The Kent County Board of Commissioners has begun studying a proposed 2016 budget, reflecting departmental requests that would put the total $7.04 million higher than the 2015 budget, just to maintain existing programs and personnel.
General fund revenues are anticipated to be up only $4.89 million in 2016, however, so the commission will be looking to cut $2.16 million from the departmental requests to balance the budget without resorting to a tax increase.
With the departmental requests, the total general fund budget proposal for 2016 is $167 million; commissioners want to pare that down to approximately $165 million.
The amended general fund budget currently in place for 2015 totals $160 million, which was actually below the 2014 budget by about $680,000.
Tax revenues are on the rise again, allowing for a larger budget, but County Administrator/Controller Daryl Delabbio said the problem is that while property values are returning to their pre-recession levels, it is not happening nearly as fast as costs of government are increasing.
The commission’s Finance and Physical Resources committee last week discussed the fact the Kent County government is not charging as much in property tax as it is legally empowered to charge — but any talk of increasing the millage rate sparks controversy on the board. The board could raise the millage rate by 0.04 of a mill, to a total of 4.32 operating mills. The increase of 0.04 mill would generate an additional $800,000 or so.
Delabbio said that, in August 2008, voters approved maximum operating millages for Kent County government, plus the townships, school districts and the Kent Intermediate School District. The maximum operating millage for the county government, as approved by the voters, is 4.8 mills. However, as a result of the Headlee tax limitation amendments to the Michigan Constitution in 1978, the maximum operating millage has been rolled back to a current limit of 4.3203 mills.
Even then, however, “the county has not levied the total authorized maximum millage. The current operating millage is 4.2803 and has been since 2004,” said Delabbio.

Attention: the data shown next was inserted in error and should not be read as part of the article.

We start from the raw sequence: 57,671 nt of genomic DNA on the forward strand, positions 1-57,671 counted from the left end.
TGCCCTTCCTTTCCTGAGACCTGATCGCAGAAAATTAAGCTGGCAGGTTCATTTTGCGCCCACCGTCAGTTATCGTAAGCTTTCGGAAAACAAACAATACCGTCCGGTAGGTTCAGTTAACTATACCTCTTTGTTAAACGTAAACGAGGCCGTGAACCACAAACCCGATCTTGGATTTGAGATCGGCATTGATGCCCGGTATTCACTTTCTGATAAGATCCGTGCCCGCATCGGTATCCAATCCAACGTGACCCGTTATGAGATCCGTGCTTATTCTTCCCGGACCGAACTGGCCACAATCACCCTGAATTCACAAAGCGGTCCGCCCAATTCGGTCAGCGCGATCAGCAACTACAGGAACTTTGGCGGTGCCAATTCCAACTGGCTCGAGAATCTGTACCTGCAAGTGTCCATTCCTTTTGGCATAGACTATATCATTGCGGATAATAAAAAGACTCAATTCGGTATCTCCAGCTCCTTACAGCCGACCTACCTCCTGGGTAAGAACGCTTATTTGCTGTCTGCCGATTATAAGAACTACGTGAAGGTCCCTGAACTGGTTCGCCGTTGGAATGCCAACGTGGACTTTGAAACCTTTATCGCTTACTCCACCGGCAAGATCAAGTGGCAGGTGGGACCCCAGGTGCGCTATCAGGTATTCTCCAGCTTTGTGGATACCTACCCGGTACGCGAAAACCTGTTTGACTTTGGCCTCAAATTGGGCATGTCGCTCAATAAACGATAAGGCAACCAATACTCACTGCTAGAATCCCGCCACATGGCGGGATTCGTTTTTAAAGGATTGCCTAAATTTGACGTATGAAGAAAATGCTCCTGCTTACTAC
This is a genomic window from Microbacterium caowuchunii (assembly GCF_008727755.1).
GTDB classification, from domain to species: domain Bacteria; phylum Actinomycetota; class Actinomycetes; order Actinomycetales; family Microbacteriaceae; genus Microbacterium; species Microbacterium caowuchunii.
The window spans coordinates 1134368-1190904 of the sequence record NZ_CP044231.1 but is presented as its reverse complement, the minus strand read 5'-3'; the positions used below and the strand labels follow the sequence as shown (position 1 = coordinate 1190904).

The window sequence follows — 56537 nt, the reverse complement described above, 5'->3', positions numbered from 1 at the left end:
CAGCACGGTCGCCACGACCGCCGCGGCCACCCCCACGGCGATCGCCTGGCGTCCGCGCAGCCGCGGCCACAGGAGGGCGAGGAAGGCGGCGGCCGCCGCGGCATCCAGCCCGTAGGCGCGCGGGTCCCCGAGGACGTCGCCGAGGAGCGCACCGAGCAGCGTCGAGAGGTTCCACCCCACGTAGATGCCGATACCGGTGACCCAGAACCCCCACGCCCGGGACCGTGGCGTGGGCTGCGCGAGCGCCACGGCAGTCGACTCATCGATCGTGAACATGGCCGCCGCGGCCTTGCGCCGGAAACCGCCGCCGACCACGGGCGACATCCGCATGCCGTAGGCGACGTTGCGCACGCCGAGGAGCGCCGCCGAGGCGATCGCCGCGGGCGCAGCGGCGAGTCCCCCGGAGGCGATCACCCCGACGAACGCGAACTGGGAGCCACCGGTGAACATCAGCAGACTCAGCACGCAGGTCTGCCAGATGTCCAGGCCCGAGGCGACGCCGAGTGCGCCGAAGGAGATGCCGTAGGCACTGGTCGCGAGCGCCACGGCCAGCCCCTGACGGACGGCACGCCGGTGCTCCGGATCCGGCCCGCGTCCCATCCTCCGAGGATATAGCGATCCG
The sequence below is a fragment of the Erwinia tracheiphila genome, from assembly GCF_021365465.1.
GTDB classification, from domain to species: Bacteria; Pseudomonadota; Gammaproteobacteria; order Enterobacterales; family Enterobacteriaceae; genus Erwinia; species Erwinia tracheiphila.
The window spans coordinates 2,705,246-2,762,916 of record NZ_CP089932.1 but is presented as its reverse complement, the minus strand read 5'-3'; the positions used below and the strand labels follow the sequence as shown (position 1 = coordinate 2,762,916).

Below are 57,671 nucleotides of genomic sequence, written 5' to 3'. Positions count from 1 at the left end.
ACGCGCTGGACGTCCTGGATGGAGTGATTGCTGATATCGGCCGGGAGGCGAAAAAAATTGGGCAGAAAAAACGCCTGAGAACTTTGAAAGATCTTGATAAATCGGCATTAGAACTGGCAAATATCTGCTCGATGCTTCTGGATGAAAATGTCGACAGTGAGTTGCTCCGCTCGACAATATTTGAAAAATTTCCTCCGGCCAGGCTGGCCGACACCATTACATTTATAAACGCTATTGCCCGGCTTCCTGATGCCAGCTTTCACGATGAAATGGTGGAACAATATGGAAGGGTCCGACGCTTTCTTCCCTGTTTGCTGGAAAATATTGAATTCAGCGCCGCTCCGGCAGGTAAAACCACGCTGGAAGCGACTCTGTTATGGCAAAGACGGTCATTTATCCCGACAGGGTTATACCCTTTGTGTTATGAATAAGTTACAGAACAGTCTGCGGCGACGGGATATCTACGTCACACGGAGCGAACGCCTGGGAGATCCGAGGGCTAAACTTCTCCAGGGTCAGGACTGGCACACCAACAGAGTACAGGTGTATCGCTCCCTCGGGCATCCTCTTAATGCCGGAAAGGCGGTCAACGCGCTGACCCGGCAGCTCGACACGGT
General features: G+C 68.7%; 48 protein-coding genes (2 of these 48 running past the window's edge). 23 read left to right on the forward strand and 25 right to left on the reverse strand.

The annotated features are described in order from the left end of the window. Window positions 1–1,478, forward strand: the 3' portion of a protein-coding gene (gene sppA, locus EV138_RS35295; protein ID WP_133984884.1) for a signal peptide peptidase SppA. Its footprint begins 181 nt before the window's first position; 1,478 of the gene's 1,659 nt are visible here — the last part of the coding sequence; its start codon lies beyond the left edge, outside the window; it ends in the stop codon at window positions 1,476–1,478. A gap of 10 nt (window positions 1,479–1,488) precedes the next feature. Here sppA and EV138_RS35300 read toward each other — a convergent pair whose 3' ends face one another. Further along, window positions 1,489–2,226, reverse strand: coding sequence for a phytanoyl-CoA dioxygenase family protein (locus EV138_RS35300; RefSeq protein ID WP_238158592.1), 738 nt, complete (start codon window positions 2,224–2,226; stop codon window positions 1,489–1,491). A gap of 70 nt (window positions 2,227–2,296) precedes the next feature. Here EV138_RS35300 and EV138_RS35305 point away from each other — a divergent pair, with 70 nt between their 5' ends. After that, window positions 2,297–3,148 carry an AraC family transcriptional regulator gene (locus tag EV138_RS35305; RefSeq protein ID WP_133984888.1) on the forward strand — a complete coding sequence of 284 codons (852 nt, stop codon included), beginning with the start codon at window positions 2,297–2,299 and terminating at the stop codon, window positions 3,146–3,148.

Altogether, voters approved a total Kent County millage rate of 5.6196, which also funds corrections/detention, senior services and services for military veterans.
County commissioners are determined “to make sure we are delivering services in the most efficient and effective way possible,” before considering a tax hike of 0.04 of a mill, vice chair Jim Saalfeld told the Business Journal.
Saalfeld said the first step now is for close scrutiny of what the departments are requesting, compared to the Finance Department’s estimates of 2016 revenues. Then Delabbio will go back to those departments to work with them on fine-tuning their requests.
Personnel costs in the proposed 2016 budget are up $2.54 million compared to the prior year. Delabbio said the major contributing factors are an increase of $1.34 million, or 2.4 percent, in wages, plus a $1.2 million, or 10.7 percent, increase in group health insurance.
Saalfeld, who chairs the Finance and Physical Resources committee, said he serves on several boards in the community that go through an annual budget process, “and it’s the same issue in every one of those — how much health insurance costs keep going up every year.”
He said the county departmental budget requests for 2016 are practically flat when viewed as a percentage of funds expected to be available.
“Nobody’s being piggish,” he said.
In the departments’ proposed 2016 budget, personnel costs are $83.9 million, or about 50.2 percent of the entire general fund budget. In 2015, personnel costs are $81.4 million, about 50.8 percent of the total budget.
Kent County now has approximately 1,700 full-time-equivalent employees.
The second largest type of cost in the county budget is contractual services, which total $47.6 million in the current year, or about 29.7 percent of the total budget. The preliminary proposal for 2016 would budget $49.7 million, or 29.7 percent of the total.